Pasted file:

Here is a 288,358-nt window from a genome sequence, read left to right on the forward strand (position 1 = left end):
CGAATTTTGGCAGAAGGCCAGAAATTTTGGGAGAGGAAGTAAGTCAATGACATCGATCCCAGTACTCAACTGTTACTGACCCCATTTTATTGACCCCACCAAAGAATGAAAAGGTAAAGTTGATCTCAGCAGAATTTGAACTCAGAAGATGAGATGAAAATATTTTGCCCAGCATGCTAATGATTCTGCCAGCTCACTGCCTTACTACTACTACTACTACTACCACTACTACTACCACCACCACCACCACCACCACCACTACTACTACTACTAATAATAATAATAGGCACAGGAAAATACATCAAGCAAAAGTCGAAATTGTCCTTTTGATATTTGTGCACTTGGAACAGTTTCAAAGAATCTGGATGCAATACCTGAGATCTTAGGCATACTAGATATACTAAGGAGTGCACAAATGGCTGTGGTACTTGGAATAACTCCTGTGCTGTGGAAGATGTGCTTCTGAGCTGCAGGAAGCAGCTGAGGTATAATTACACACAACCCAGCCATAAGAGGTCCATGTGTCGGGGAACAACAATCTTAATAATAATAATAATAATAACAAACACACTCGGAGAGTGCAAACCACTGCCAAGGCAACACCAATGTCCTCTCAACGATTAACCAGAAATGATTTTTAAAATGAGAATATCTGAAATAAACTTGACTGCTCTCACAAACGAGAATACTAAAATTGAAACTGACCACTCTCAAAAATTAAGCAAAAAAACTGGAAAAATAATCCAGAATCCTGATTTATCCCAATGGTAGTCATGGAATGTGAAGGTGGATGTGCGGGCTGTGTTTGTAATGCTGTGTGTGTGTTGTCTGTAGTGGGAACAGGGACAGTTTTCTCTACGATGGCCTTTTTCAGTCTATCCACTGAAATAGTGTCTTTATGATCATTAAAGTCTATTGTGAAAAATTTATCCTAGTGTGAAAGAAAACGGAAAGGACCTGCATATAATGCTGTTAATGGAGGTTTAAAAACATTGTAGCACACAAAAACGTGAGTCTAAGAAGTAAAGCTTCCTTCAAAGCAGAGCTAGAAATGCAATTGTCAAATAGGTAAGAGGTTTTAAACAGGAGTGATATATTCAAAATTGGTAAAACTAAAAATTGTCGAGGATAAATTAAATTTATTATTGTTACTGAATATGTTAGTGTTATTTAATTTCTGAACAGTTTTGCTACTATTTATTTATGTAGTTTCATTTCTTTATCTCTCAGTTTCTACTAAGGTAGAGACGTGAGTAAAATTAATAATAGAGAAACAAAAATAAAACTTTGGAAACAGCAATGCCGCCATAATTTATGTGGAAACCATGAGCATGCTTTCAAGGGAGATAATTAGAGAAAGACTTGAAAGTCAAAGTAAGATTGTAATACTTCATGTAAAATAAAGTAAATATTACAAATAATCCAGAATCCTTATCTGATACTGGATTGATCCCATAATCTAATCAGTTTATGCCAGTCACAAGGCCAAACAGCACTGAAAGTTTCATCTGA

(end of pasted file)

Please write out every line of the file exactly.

Here is a 288,358-nt window from a genome sequence, read left to right on the forward strand (position 1 = left end):
CGAATTTTGGCAGAAGGCCAGAAATTTTGGGAGAGGAAGTAAGTCAATGACATCGATCCCAGTACTCAACTGTTACTGACCCCATTTTATTGACCCCACCAAAGAATGAAAAGGTAAAGTTGATCTCAGCAGAATTTGAACTCAGAAGATGAGATGAAAATATTTTGCCCAGCATGCTAATGATTCTGCCAGCTCACTGCCTTACTACTACTACTACTACTACCACTACTACTACCACCACCACCACCACCACCACCACTACTACTACTACTAATAATAATAATAGGCACAGGAAAATACATCAAGCAAAAGTCGAAATTGTCCTTTTGATATTTGTGCACTTGGAACAGTTTCAAAGAATCTGGATGCAATACCTGAGATCTTAGGCATACTAGATATACTAAGGAGTGCACAAATGGCTGTGGTACTTGGAATAACTCCTGTGCTGTGGAAGATGTGCTTCTGAGCTGCAGGAAGCAGCTGAGGTATAATTACACACAACCCAGCCATAAGAGGTCCATGTGTCGGGGAACAACAATCTTAATAATAATAATAATAATAACAAACACACTCGGAGAGTGCAAACCACTGCCAAGGCAACACCAATGTCCTCTCAACGATTAACCAGAAATGATTTTTAAAATGAGAATATCTGAAATAAACTTGACTGCTCTCACAAACGAGAATACTAAAATTGAAACTGACCACTCTCAAAAATTAAGCAAAAAAACTGGAAAAATAATCCAGAATCCTGATTTATCCCAATGGTAGTCATGGAATGTGAAGGTGGATGTGCGGGCTGTGTTTGTAATGCTGTGTGTGTGTTGTCTGTAGTGGGAACAGGGACAGTTTTCTCTACGATGGCCTTTTTCAGTCTATCCACTGAAATAGTGTCTTTATGATCATTAAAGTCTATTGTGAAAAATTTATCCTAGTGTGAAAGAAAACGGAAAGGACCTGCATATAATGCTGTTAATGGAGGTTTAAAAACATTGTAGCACACAAAAACGTGAGTCTAAGAAGTAAAGCTTCCTTCAAAGCAGAGCTAGAAATGCAATTGTCAAATAGGTAAGAGGTTTTAAACAGGAGTGATATATTCAAAATTGGTAAAACTAAAAATTGTCGAGGATAAATTAAATTTATTATTGTTACTGAATATGTTAGTGTTATTTAATTTCTGAACAGTTTTGCTACTATTTATTTATGTAGTTTCATTTCTTTATCTCTCAGTTTCTACTAAGGTAGAGACGTGAGTAAAATTAATAATAGAGAAACAAAAATAAAACTTTGGAAACAGCAATGCCGCCATAATTTATGTGGAAACCATGAGCATGCTTTCAAGGGAGATAATTAGAGAAAGACTTGAAAGTCAAAGTAAGATTGTAATACTTCATGTAAAATAAAGTAAATATTACAAATAATCCAGAATCCTTATCTGATACTGGATTGATCCCATAATCTAATCAGTTTATGCCAGTCACAAGGCCAAACAGCACTGAAAGTTTCATCTGA